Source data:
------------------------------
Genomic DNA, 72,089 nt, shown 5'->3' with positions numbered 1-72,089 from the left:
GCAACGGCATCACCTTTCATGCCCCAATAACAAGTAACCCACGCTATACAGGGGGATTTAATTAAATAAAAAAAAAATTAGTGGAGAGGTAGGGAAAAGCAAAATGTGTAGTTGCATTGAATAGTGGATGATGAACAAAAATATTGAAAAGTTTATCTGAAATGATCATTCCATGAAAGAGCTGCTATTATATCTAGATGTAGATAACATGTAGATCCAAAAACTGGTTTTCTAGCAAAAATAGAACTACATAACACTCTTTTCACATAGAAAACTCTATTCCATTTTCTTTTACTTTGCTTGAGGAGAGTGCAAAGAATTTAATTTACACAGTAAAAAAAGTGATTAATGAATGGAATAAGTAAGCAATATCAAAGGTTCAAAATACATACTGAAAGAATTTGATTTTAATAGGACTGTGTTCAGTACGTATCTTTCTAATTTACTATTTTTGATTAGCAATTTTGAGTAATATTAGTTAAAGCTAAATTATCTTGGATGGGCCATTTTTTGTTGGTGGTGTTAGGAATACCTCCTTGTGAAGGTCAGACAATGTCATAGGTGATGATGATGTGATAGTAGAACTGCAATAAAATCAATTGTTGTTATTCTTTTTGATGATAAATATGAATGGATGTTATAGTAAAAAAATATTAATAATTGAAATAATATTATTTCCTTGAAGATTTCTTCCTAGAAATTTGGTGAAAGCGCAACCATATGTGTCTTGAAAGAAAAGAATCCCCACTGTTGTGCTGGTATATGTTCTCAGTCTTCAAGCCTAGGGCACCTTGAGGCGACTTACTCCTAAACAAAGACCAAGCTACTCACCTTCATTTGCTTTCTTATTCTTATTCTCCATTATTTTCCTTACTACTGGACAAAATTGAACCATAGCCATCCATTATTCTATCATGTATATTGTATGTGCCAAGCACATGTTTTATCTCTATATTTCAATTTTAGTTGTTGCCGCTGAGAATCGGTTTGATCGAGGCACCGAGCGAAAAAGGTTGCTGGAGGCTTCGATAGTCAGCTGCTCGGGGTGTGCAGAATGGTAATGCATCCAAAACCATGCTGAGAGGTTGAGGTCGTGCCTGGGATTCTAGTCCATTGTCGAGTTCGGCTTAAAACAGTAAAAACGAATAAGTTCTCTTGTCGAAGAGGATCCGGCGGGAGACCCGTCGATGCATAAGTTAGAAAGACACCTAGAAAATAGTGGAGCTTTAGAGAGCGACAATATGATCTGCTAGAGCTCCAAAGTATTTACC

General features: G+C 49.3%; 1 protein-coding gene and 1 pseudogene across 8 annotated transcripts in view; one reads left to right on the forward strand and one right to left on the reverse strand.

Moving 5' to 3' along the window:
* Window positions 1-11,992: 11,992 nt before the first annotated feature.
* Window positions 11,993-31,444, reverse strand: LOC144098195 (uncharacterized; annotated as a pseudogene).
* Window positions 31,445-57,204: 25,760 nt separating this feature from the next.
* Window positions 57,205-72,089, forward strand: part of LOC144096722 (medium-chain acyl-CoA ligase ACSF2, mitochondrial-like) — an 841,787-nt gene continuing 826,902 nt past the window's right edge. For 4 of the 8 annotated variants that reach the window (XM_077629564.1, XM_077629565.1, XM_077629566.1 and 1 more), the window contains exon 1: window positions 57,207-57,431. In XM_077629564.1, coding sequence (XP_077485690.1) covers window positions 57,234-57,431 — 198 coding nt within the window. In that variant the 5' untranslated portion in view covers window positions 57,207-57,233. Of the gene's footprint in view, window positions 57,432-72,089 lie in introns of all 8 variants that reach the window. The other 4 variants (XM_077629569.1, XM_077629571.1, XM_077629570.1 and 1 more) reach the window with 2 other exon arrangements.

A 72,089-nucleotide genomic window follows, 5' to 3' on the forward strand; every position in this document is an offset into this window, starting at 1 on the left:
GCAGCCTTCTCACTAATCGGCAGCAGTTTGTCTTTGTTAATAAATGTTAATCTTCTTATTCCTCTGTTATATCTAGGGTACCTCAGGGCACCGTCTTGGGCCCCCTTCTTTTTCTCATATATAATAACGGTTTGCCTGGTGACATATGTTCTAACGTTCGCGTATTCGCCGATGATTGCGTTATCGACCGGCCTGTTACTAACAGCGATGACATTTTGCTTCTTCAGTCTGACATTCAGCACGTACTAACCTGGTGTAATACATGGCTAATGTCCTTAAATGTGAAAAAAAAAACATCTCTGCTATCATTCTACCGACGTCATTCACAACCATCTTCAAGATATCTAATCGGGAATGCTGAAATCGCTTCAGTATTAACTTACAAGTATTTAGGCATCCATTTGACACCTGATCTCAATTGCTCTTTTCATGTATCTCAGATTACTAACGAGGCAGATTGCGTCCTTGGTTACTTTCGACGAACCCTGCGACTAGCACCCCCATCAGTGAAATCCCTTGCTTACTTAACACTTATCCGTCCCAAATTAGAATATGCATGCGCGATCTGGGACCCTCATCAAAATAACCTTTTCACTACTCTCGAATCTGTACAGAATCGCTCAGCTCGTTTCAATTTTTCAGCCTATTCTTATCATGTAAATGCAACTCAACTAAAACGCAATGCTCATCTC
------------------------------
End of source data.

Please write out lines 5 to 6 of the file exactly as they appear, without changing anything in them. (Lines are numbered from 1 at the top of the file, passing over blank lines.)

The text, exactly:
* Window positions 1-11,992: 11,992 nt before the first annotated feature.
* Window positions 11,993-31,444, reverse strand: LOC144098195 (uncharacterized; annotated as a pseudogene).